I keep favorite quotes from most of the books I read on index cards and store them by author name. (Yes, I’m one of those who can’t write in her books. There are only a couple of books I’ve ever written in.) For most books, I fill up one or two index cards.
I also put off reading this book. I’m not fully sure why, though I’ve always known it would alter my perspective. I heard Ann give the keynote at She Speaks a few years ago and cried several times during it. I’ve read her blog for a couple of years now. I knew her perspective would wreck my habit.
But, now I have.
And I’m glad.
If you’ve read Ann’s blog, you know her writing style is unique. Flowing, image-filled, emotion-rich, thought-provoking, and sometimes breaking what we’re typically taught of “proper” grammar rules. Ann’s voice is consistent, and she writes in a way that nearly every post has at least one or two quotable lines that punch you a bit to wake up your thinking. (Or maybe Ann would prefer I say something calmer, like tap your shoulder and invite you to step in a different direction from your stuck rut of thinking. That works, too.)
Ann describes pieces of her own life journey, filled with tragedy, with beauty, with blessings, with challenges. She describes it to help us all relate and build a head-nodding community of understanding amongst reader and writer (and other readers). She describes it so we know the power of the change of gratitude and eucharisteo.
The way she arrives at profound insights through her daily life, thinking, and learning can be beautiful, logical, and surprising all at the same time. (She describes communion as “celebrating greater gain through great loss” [p. 37], which is one of the best descriptions of communion I’ve read.)
“Thanksgiving is the manifestation of our ‘yes!’ to this grace.” – p. 39, One Thousand Gifts
She discusses pain, lacking joy, the hard struggle of learning to give thanks, the beauty of the challenge, seeing God in all moments, and of needing to trust. I get all of this. And so does she. That’s what helps solidify her ability to inspire. She repeats her conclusions some, but that’s because we all need to hear it again and again and again.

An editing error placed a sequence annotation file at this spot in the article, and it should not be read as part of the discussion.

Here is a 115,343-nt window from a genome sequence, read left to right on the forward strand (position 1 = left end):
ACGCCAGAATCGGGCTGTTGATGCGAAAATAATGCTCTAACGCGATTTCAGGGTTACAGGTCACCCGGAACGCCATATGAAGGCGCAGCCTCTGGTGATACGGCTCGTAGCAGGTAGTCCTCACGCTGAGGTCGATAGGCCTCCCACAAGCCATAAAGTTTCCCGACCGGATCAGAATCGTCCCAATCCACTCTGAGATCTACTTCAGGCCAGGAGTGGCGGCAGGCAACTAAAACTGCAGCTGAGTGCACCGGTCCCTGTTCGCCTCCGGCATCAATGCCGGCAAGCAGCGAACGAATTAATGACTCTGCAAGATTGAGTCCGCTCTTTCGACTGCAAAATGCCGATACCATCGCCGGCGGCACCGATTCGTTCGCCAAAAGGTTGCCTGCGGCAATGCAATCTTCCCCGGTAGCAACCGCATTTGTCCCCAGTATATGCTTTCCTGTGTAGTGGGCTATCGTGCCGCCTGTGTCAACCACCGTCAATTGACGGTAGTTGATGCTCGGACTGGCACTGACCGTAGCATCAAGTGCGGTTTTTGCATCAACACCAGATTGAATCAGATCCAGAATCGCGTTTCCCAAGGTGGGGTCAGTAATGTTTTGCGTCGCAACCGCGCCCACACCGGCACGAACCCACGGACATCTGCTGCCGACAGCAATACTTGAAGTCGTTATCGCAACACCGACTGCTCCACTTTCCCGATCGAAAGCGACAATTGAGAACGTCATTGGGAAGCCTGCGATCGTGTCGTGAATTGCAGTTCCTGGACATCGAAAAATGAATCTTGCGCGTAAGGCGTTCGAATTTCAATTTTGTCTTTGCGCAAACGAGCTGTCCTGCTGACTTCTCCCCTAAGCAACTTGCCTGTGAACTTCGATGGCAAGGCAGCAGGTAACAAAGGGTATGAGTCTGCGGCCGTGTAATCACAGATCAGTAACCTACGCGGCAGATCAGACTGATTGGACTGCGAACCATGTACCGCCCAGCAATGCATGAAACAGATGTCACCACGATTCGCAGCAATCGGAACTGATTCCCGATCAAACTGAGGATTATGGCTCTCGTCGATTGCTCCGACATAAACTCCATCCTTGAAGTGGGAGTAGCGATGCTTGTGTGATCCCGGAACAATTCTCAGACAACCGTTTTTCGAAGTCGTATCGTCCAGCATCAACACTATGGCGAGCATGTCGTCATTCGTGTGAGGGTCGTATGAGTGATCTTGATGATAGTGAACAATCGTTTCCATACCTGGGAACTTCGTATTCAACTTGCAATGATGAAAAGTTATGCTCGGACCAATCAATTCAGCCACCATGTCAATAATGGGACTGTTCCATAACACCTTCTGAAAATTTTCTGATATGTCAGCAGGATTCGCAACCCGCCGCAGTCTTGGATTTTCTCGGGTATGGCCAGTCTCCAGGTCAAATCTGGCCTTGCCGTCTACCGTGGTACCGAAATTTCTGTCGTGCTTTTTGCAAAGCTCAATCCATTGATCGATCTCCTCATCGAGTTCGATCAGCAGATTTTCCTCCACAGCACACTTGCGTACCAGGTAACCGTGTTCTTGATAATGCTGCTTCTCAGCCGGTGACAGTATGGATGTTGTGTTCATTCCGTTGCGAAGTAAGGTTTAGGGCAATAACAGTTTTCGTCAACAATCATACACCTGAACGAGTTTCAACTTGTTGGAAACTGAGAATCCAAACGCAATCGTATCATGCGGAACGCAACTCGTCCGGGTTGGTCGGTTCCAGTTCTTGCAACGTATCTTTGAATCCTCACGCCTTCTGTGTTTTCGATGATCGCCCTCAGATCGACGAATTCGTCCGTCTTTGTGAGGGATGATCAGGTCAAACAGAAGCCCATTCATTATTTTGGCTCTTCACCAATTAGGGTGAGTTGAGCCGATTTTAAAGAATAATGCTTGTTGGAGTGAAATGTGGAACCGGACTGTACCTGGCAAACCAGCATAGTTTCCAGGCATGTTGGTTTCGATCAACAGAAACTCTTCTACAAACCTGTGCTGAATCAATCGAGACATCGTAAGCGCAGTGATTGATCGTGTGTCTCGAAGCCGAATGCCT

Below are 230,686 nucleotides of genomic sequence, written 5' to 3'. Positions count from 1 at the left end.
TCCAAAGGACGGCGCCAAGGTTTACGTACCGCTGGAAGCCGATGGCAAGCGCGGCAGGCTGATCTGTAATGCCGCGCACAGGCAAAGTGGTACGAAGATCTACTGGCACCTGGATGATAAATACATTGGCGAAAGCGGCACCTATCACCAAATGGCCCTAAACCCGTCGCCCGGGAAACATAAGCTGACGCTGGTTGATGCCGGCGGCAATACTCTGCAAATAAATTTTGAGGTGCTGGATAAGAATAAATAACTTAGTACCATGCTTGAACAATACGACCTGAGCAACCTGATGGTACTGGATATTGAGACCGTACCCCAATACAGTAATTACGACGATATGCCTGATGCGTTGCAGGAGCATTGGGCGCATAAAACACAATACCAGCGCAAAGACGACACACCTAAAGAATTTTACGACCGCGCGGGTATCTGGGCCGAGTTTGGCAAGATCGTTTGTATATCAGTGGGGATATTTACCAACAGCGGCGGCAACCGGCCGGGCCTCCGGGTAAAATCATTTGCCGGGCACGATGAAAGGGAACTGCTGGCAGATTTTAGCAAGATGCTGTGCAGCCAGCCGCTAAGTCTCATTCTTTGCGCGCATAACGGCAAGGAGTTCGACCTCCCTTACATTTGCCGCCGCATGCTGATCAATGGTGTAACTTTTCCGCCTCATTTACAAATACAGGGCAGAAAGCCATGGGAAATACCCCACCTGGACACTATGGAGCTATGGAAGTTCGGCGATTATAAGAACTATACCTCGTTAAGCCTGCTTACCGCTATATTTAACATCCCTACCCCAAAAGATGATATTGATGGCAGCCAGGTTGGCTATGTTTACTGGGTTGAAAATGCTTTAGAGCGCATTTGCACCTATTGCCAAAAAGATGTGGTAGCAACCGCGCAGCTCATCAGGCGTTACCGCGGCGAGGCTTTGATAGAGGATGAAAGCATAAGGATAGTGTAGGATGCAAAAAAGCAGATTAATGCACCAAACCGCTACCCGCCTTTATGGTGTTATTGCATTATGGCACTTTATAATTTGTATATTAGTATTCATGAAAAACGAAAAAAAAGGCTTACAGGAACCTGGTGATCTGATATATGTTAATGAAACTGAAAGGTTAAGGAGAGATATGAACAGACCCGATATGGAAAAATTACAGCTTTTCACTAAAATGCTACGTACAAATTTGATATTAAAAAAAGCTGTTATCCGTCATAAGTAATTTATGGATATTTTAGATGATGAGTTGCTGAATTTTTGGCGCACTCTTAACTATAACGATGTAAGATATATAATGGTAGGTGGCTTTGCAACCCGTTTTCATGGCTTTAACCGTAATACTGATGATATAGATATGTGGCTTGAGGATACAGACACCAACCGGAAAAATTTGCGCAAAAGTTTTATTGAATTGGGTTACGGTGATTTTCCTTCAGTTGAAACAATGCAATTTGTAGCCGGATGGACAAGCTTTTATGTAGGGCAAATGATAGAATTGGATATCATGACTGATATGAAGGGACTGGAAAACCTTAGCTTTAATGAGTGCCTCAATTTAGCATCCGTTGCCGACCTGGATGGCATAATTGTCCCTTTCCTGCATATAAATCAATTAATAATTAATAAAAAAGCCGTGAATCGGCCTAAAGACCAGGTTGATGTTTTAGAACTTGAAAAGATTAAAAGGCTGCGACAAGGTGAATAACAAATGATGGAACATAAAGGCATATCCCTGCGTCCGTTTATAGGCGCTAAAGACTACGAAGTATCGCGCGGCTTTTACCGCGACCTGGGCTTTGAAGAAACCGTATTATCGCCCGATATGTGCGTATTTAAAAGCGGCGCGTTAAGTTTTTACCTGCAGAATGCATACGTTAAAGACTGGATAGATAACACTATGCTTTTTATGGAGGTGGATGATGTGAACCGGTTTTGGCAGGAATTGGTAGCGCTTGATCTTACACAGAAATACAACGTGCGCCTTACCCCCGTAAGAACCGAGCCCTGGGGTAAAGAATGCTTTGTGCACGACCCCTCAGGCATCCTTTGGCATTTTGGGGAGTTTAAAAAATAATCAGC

“Giving thanks for one thousand things is ultimately an invitation to slow time down with weight of full attention.” – p. 69, One Thousand Gifts
“When I realize that it is not God who is in my debt but I who am in His great debt, then doesn’t all become gift?” – p. 94, One Thousand Gifts
She says the hard things along with the beautiful ones, all from Biblical foundation:
“If authentic, saving belief is the act of trusting, then to choose stress is an act of disbelief…atheism.” – p. 148, One Thousand Gifts (and ouch)
“In the midst of what seems a mess, in the tripping up and stumbling of all hopes, Jesus gives thanks…” – p. 37, One Thousand Gifts
I paused on page 44, after reading, “If we thirst, we’ll have to drink. I would have to do something.” I immediately found a small notebook and began my list.
I won’t share every thing on my list of one thousand (and hopefully more) gifts, but here are the first few I wrote down:
- Two giggling children
- Baby girl reading a book to her Baby, her brother, and me for “storytime,” saying “c-o-r-n spells corn.”
- Big Boy dancing
- A husband who works so hard even when he doesn’t feel well
- Random hugs from Baby Girl with a sweet, “I love you, Momma!”
- Baby Girl hugging her Baby and saying, “It’s alright, Baby.”
- Big Boy counting down, “3-2-1-go!”
- That Baby Girl’s hair is long enough to tuck behind her ear (and that I get to do that all day)
By the way, I filled up 7 index cards of quotes from this book.
“If God doesn’t withhold from us His very own Son, will God withhold anything we need?” – p. 154, One Thousand Gifts
Do you read Ann Voskamp’s blog? How does gratitude affect your day? What’s your favorite verse on gratitude?
Disclosure: I received a free copy of this book from Shelton Interactive in exchange for my honest review. All opinions are my own. I was not compensated in any other way.